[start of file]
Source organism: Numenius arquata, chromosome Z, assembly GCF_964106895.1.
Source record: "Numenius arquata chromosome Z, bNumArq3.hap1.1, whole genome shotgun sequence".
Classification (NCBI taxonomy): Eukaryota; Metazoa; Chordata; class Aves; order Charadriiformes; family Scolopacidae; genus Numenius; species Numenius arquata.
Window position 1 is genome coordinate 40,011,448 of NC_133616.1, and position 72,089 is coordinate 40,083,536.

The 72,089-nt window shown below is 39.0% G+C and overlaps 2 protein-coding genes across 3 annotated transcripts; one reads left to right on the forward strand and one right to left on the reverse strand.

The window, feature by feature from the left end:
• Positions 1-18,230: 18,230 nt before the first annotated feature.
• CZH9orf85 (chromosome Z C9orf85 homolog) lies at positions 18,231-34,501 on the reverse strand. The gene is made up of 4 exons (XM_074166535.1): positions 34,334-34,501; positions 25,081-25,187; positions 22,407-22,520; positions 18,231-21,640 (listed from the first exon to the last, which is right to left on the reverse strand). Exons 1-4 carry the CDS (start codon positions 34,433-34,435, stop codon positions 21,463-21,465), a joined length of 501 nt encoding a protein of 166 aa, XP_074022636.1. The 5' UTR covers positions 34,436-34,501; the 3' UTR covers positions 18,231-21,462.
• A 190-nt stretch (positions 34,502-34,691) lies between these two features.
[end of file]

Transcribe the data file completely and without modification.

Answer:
Source organism: Numenius arquata, chromosome Z, assembly GCF_964106895.1.
Source record: "Numenius arquata chromosome Z, bNumArq3.hap1.1, whole genome shotgun sequence".
Classification (NCBI taxonomy): Eukaryota; Metazoa; Chordata; class Aves; order Charadriiformes; family Scolopacidae; genus Numenius; species Numenius arquata.
Window position 1 is genome coordinate 40,011,448 of NC_133616.1, and position 72,089 is coordinate 40,083,536.

The 72,089-nt window shown below is 39.0% G+C and overlaps 2 protein-coding genes across 3 annotated transcripts; one reads left to right on the forward strand and one right to left on the reverse strand.

The window, feature by feature from the left end:
• Positions 1-18,230: 18,230 nt before the first annotated feature.
• CZH9orf85 (chromosome Z C9orf85 homolog) lies at positions 18,231-34,501 on the reverse strand. The gene is made up of 4 exons (XM_074166535.1): positions 34,334-34,501; positions 25,081-25,187; positions 22,407-22,520; positions 18,231-21,640 (listed from the first exon to the last, which is right to left on the reverse strand). Exons 1-4 carry the CDS (start codon positions 34,433-34,435, stop codon positions 21,463-21,465), a joined length of 501 nt encoding a protein of 166 aa, XP_074022636.1. The 5' UTR covers positions 34,436-34,501; the 3' UTR covers positions 18,231-21,462.
• A 190-nt stretch (positions 34,502-34,691) lies between these two features.